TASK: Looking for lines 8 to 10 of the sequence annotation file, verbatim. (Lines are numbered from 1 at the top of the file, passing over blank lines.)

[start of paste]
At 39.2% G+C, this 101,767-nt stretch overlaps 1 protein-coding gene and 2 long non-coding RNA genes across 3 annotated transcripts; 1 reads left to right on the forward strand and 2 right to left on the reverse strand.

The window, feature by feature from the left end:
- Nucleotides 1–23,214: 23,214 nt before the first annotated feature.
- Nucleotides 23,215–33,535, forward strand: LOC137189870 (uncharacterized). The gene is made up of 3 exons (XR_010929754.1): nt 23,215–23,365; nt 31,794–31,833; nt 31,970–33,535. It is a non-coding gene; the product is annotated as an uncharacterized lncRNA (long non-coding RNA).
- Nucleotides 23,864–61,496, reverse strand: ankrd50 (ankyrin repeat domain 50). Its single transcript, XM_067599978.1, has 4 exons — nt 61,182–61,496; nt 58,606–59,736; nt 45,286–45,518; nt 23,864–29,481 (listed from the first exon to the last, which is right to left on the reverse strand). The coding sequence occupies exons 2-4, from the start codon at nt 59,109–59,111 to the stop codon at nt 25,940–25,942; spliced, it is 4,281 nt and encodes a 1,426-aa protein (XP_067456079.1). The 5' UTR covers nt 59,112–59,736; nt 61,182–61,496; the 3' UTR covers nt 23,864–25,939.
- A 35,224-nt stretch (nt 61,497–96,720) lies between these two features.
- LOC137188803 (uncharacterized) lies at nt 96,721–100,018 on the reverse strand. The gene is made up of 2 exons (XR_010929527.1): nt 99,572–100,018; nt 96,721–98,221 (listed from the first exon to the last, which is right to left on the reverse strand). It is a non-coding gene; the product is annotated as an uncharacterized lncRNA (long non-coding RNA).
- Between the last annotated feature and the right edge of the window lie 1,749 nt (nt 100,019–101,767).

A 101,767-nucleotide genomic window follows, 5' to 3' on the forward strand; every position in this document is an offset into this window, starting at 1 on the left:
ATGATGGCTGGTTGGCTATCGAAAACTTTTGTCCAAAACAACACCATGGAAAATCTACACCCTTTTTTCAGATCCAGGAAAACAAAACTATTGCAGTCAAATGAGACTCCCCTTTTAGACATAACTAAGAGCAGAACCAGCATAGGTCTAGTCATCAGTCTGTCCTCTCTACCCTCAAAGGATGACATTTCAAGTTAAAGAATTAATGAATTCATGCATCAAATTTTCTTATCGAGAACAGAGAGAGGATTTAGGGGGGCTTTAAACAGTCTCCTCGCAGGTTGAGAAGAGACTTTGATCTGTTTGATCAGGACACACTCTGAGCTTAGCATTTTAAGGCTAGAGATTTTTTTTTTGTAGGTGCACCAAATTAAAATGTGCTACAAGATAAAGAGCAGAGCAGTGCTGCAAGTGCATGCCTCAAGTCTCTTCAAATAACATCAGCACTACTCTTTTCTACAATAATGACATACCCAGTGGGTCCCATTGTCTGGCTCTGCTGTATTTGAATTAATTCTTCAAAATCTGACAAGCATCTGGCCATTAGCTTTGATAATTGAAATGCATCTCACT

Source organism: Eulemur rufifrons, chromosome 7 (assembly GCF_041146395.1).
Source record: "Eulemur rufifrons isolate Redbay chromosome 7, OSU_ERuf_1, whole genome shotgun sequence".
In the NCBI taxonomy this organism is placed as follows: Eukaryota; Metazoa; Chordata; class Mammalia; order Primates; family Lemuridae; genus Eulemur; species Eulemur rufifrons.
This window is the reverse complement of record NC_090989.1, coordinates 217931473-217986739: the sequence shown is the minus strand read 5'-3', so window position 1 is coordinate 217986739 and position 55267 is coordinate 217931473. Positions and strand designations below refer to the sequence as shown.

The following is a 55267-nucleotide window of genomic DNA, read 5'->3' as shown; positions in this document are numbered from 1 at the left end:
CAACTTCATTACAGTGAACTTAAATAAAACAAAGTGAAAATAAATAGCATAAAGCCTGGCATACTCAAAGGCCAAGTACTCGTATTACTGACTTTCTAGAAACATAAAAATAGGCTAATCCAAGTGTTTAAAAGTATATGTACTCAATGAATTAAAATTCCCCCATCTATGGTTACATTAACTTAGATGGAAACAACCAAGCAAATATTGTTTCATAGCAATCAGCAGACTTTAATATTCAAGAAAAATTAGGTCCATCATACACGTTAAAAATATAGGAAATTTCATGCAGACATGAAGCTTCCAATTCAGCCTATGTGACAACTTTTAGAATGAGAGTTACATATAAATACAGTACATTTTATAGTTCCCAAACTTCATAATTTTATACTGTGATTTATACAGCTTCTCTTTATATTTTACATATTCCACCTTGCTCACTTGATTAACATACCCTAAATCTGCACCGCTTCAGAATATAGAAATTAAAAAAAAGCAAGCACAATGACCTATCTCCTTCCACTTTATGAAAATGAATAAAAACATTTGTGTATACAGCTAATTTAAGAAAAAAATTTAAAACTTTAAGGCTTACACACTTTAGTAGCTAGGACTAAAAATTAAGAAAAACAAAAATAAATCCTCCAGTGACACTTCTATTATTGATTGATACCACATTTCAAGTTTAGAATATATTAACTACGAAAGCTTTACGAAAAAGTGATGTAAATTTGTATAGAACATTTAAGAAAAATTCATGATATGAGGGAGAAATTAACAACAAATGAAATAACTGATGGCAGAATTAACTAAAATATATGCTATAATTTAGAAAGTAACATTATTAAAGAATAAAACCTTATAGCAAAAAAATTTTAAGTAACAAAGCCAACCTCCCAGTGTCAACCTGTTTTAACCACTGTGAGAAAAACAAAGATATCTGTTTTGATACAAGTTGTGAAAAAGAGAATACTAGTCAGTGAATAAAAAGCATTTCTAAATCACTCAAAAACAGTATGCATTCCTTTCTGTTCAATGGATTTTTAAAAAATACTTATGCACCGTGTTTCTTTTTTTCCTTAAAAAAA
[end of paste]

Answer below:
- Between the last annotated feature and the right edge of the window lie 1,749 nt (nt 100,019–101,767).

A 101,767-nucleotide genomic window follows, 5' to 3' on the forward strand; every position in this document is an offset into this window, starting at 1 on the left:
ATGATGGCTGGTTGGCTATCGAAAACTTTTGTCCAAAACAACACCATGGAAAATCTACACCCTTTTTTCAGATCCAGGAAAACAAAACTATTGCAGTCAAATGAGACTCCCCTTTTAGACATAACTAAGAGCAGAACCAGCATAGGTCTAGTCATCAGTCTGTCCTCTCTACCCTCAAAGGATGACATTTCAAGTTAAAGAATTAATGAATTCATGCATCAAATTTTCTTATCGAGAACAGAGAGAGGATTTAGGGGGGCTTTAAACAGTCTCCTCGCAGGTTGAGAAGAGACTTTGATCTGTTTGATCAGGACACACTCTGAGCTTAGCATTTTAAGGCTAGAGATTTTTTTTTTGTAGGTGCACCAAATTAAAATGTGCTACAAGATAAAGAGCAGAGCAGTGCTGCAAGTGCATGCCTCAAGTCTCTTCAAATAACATCAGCACTACTCTTTTCTACAATAATGACATACCCAGTGGGTCCCATTGTCTGGCTCTGCTGTATTTGAATTAATTCTTCAAAATCTGACAAGCATCTGGCCATTAGCTTTGATAATTGAAATGCATCTCACT